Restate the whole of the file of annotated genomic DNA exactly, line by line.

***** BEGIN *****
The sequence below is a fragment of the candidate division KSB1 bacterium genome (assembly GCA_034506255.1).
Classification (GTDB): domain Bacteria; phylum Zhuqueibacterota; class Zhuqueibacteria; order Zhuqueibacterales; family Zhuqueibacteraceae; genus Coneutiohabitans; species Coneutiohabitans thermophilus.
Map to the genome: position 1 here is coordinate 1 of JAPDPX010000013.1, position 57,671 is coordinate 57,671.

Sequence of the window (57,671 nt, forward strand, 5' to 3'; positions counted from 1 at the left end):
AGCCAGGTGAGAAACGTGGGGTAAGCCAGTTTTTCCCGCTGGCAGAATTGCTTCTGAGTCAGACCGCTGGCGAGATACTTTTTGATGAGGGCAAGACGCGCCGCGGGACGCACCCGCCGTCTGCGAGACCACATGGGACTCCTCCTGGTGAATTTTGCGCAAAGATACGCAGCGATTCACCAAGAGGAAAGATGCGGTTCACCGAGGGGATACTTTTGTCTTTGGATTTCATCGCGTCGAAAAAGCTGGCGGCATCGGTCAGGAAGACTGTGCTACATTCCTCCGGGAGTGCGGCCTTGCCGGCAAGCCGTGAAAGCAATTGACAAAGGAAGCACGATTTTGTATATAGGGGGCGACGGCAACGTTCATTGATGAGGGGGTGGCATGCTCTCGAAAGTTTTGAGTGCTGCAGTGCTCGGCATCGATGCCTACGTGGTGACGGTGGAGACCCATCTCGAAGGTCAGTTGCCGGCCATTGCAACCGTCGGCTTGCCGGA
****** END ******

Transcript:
The sequence below is a fragment of the candidate division KSB1 bacterium genome (assembly GCA_034506255.1).
Classification (GTDB): domain Bacteria; phylum Zhuqueibacterota; class Zhuqueibacteria; order Zhuqueibacterales; family Zhuqueibacteraceae; genus Coneutiohabitans; species Coneutiohabitans thermophilus.
Map to the genome: position 1 here is coordinate 1 of JAPDPX010000013.1, position 57,671 is coordinate 57,671.

Sequence of the window (57,671 nt, forward strand, 5' to 3'; positions counted from 1 at the left end):
AGCCAGGTGAGAAACGTGGGGTAAGCCAGTTTTTCCCGCTGGCAGAATTGCTTCTGAGTCAGACCGCTGGCGAGATACTTTTTGATGAGGGCAAGACGCGCCGCGGGACGCACCCGCCGTCTGCGAGACCACATGGGACTCCTCCTGGTGAATTTTGCGCAAAGATACGCAGCGATTCACCAAGAGGAAAGATGCGGTTCACCGAGGGGATACTTTTGTCTTTGGATTTCATCGCGTCGAAAAAGCTGGCGGCATCGGTCAGGAAGACTGTGCTACATTCCTCCGGGAGTGCGGCCTTGCCGGCAAGCCGTGAAAGCAATTGACAAAGGAAGCACGATTTTGTATATAGGGGGCGACGGCAACGTTCATTGATGAGGGGGTGGCATGCTCTCGAAAGTTTTGAGTGCTGCAGTGCTCGGCATCGATGCCTACGTGGTGACGGTGGAGACCCATCTCGAAGGTCAGTTGCCGGCCATTGCAACCGTCGGCTTGCCGGA